Ian Wright became the 4th Gunner this week to be inducted into the Premier League Hall of Fame.
All 16 members, I’m sure, are honoured to have been acknowledged, yet you sense not many will have been as proud and humbled more than our former striker.
Despite at one point being Arsenal’s highest goal scorer, Golden Boots, Cup Finals and in possession of every domestic winner’s medal available to him, Wright has never forgotten where he came from, what his world pre-football looked like, and where his life could have ended up going.
That’s why he remains such a popular personality within the sport because he’s relatable. Why do think every time Adidas want to sell merchandise, they ask the 58-year-old to be their poster boy?
Because if you’re a youngster growing up in London, where gang culture and knife crime is an issue, here is a role model to look up to.
Evidence that you can come from a broken home, be in the wrong crowd, feel uneducated, and yet use your passion as an an outlet.
While wealthy now, Wright never forgot that feeling of poverty, struggling to feed his wife who was carrying their first child, after being rejected by professional clubs.
He has often told the story of breaking down in prison (driving without being insured) and that being his turning point, the moment he vowed that he had to make his dream come true for his family.
At the age of 22 he was still essentially a part timer, playing for Greenwich Borough while working for Tunnel Refineries.
Given how he would easily adapt to the highest level, you can only imagine the mental anguish knowing you’re so talented and yet not getting the stage to prove it while your peers did.
Crystal Palace offered him a 2-week trial after spotting him playing on a Sunday morning.
How many young players would have to deal with being conflicted by having to walk away from a full-time job which put food on the table for the sake of chasing a dream that might end after 14 days?
A fortnight was extended to 3 months and 6 weeks into his agreement at the age of 22, after scratching and clawing to get noticed, Ian Wright was a professional footballer.
There was zero adjusting needed from non-League, Wright scoring the goals that would take the Eagles from Division 2 and getting a brace in the FA CUP Final.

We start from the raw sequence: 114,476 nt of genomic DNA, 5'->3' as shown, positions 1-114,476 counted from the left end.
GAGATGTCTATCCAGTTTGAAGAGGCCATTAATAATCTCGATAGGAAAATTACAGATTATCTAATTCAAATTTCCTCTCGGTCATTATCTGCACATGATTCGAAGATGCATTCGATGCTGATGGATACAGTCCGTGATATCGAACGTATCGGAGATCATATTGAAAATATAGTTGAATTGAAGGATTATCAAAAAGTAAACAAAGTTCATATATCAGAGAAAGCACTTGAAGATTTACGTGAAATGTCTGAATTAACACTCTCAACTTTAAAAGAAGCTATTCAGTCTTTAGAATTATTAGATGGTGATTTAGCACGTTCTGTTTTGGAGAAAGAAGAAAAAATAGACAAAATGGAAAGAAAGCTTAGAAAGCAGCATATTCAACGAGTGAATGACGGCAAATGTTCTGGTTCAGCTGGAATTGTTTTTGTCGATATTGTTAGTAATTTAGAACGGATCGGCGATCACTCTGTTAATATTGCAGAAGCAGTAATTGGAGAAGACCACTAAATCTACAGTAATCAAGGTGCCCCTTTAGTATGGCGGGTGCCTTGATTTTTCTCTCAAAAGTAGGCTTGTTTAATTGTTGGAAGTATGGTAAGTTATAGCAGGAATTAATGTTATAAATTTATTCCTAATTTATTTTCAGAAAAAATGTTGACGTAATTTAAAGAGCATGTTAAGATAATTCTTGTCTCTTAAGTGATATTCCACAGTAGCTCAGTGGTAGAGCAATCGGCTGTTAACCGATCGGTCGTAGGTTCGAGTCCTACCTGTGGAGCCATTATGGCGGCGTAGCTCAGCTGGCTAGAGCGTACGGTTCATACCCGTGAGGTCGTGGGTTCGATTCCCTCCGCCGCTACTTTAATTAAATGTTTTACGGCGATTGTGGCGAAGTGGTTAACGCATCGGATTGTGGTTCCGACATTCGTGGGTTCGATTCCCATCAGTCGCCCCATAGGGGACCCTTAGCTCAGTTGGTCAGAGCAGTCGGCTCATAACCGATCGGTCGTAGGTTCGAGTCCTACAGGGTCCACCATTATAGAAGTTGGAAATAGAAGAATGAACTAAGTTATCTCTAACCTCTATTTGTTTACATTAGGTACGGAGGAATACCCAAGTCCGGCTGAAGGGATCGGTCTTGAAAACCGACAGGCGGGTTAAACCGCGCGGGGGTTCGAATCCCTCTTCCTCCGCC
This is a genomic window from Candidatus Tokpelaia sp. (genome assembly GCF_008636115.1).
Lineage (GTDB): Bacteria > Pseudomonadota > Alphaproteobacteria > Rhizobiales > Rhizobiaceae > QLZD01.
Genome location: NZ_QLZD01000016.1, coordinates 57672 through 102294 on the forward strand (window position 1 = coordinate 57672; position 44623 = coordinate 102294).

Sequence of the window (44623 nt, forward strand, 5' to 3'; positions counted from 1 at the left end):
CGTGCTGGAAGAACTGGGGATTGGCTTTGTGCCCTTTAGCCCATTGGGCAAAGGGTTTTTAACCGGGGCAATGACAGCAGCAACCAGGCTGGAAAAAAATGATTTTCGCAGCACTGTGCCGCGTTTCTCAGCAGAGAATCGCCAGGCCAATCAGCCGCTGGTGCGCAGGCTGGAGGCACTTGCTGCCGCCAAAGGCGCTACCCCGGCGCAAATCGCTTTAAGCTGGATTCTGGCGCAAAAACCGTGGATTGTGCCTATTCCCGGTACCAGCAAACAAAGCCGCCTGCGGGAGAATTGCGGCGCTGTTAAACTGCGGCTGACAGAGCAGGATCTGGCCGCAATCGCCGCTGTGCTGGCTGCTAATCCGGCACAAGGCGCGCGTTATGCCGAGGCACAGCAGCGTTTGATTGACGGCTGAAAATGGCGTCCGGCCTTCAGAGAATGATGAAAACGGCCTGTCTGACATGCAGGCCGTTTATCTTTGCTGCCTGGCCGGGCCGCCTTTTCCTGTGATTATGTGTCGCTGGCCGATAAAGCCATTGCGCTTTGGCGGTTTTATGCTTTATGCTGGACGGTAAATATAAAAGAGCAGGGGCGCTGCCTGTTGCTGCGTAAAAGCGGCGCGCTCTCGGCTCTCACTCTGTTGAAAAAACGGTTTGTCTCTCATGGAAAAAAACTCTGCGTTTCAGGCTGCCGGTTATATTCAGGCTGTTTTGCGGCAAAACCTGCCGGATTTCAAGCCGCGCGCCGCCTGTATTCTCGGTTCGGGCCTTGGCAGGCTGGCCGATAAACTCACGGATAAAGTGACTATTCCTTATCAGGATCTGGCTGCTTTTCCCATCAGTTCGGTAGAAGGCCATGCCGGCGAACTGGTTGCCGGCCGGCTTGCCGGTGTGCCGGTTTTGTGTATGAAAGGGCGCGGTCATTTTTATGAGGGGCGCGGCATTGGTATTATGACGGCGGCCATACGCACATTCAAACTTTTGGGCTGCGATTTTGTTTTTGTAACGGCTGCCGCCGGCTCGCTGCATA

So, it quickly became clear that the industry had failed this talent by not giving him an opportunity sooner.
I often write about, over the years, there not being enough leaders in our dressing room who teach youngsters the ethos of the badge, the honour of the shirt, the club’s values and tradition.
Listen to Ian Wright talk about sleeping round David Rocastle’s house the night before his first Arsenal training session, it gives you goosebumps.
The two who grew up on the same estate, stayed up all night with Wright listening to stories about ‘the Arsenal’.
Wright scored a hattrick in his League debut and never looked back, finishing as the division’s top scorer.
He became the main attacking threat in an era where we were built on defensive discipline, often trusted to take the few opportunities we created.
Even rival fans loved him as he always played with a smile on his face, like someone so grateful for the platform he could display his art on.
For a 9-year period no player had scored more goals for the Arsenal then Ian Wright.
His legacy though, is his personality and charisma which lit up Highbury.
You believed when you watched Ian Wright he cared as much as you did.
In many ways the game failed him.
He should have been snapped up as a teenager and taught and educated.
Instead, he had to learn how to be a pro at 22 and look what he achieved.
Imagine if a club had given him that chance years earlier?
We are in an era where kids get paid thousands of pounds before they even kick a ball, protected in posh academies with various departments looking after every aspect of his life.
Ian Wright is that rare breed where he can look that man in the street in the eye and relate to struggling for money, have empathy with the boredom of a 9-5 job, know what it’s like to be on an hamster wheel pushing against the wind.
He’s chased dreams when told he was running after illusions.
Acknowledgment like a place in the Hall Of Fame is the reward for his good decisions.
Like a lot of ex-players, he’s been welcomed into the world of media.
When first invited on Match of The Day he didn’t look at it as a step down from his career.
That was the programme he craved to watch as a little boy. Yet his stepfather would deliberately make that boy turn and face the wall.
That young boy could hear the sounds but would cry, not even allowed the comfort of seeing his heroes on that screen.
Decades later he’s a pundit on the same show.
That story sums up the man.
A rag to riches story.
Ian Wright shouldn’t have succeeded, which is why he offers hope.
He didn’t make it due to love, support and wealth.
He made it due to drive, will and a refusal to be anything less than himself.
On behalf of everyone at Justarsenal, well done Wrighty.